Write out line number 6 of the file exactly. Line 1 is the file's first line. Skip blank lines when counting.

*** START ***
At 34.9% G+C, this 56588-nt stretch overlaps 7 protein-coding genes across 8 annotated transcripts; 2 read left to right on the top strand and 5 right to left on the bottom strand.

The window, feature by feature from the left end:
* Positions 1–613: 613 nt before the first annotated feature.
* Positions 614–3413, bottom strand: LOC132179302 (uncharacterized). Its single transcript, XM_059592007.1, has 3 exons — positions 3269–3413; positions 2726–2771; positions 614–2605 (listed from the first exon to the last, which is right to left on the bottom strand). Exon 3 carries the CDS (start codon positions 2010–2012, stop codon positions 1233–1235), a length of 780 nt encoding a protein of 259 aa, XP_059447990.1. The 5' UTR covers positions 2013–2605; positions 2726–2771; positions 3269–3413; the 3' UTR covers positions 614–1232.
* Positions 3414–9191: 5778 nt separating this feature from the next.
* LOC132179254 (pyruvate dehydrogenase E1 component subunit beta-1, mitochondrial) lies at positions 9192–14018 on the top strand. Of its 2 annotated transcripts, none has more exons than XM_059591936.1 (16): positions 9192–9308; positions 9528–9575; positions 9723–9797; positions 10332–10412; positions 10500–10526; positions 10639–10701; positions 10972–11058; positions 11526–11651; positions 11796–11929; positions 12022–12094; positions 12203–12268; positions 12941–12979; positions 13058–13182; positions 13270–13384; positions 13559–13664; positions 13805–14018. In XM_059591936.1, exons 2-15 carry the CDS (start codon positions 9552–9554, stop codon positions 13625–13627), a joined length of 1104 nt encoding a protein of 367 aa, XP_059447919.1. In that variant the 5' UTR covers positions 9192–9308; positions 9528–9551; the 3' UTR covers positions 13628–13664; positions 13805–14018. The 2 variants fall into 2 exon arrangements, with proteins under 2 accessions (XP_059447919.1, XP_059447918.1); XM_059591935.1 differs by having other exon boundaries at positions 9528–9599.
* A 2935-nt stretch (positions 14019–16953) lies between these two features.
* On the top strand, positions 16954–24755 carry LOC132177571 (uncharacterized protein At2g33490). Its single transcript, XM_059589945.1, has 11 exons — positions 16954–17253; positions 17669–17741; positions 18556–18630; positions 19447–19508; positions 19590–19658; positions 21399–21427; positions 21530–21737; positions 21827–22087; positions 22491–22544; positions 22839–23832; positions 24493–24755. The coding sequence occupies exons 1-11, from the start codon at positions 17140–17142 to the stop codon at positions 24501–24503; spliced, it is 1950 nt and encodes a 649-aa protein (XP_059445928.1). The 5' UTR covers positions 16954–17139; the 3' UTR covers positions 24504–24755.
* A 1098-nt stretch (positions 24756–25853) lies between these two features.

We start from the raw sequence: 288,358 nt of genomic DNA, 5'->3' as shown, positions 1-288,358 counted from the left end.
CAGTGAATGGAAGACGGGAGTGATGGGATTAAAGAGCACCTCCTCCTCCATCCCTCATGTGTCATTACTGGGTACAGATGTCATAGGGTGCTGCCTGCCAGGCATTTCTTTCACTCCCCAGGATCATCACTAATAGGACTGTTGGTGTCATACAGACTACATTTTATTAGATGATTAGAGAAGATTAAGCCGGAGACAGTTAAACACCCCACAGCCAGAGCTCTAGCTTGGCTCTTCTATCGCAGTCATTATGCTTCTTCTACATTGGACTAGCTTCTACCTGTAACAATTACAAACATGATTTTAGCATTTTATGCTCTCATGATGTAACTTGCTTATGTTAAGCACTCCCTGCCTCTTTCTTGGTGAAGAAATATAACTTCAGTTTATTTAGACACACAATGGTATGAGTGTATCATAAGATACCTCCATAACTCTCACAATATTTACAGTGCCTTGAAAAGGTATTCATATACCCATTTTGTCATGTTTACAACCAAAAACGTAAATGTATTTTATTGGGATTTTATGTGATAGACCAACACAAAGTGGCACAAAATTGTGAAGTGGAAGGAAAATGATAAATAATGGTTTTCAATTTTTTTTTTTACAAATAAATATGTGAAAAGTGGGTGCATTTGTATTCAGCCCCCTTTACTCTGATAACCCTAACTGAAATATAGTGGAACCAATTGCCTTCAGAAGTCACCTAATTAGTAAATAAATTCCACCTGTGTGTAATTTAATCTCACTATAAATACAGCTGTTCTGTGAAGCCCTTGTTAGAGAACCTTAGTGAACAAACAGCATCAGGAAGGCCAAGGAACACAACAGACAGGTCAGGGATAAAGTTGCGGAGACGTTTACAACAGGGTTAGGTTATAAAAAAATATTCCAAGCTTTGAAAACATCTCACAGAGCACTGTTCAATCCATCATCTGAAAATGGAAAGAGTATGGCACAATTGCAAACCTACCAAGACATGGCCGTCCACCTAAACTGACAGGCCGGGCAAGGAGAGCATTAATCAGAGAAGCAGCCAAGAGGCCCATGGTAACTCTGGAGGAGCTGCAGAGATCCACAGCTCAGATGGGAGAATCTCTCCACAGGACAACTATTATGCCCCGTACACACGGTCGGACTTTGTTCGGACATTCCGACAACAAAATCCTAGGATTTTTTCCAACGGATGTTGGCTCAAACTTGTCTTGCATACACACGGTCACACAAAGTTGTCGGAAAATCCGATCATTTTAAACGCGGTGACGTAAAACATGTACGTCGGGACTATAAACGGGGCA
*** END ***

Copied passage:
* LOC132179254 (pyruvate dehydrogenase E1 component subunit beta-1, mitochondrial) lies at positions 9192–14018 on the top strand. Of its 2 annotated transcripts, none has more exons than XM_059591936.1 (16): positions 9192–9308; positions 9528–9575; positions 9723–9797; positions 10332–10412; positions 10500–10526; positions 10639–10701; positions 10972–11058; positions 11526–11651; positions 11796–11929; positions 12022–12094; positions 12203–12268; positions 12941–12979; positions 13058–13182; positions 13270–13384; positions 13559–13664; positions 13805–14018. In XM_059591936.1, exons 2-15 carry the CDS (start codon positions 9552–9554, stop codon positions 13625–13627), a joined length of 1104 nt encoding a protein of 367 aa, XP_059447919.1. In that variant the 5' UTR covers positions 9192–9308; positions 9528–9551; the 3' UTR covers positions 13628–13664; positions 13805–14018. The 2 variants fall into 2 exon arrangements, with proteins under 2 accessions (XP_059447919.1, XP_059447918.1); XM_059591935.1 differs by having other exon boundaries at positions 9528–9599.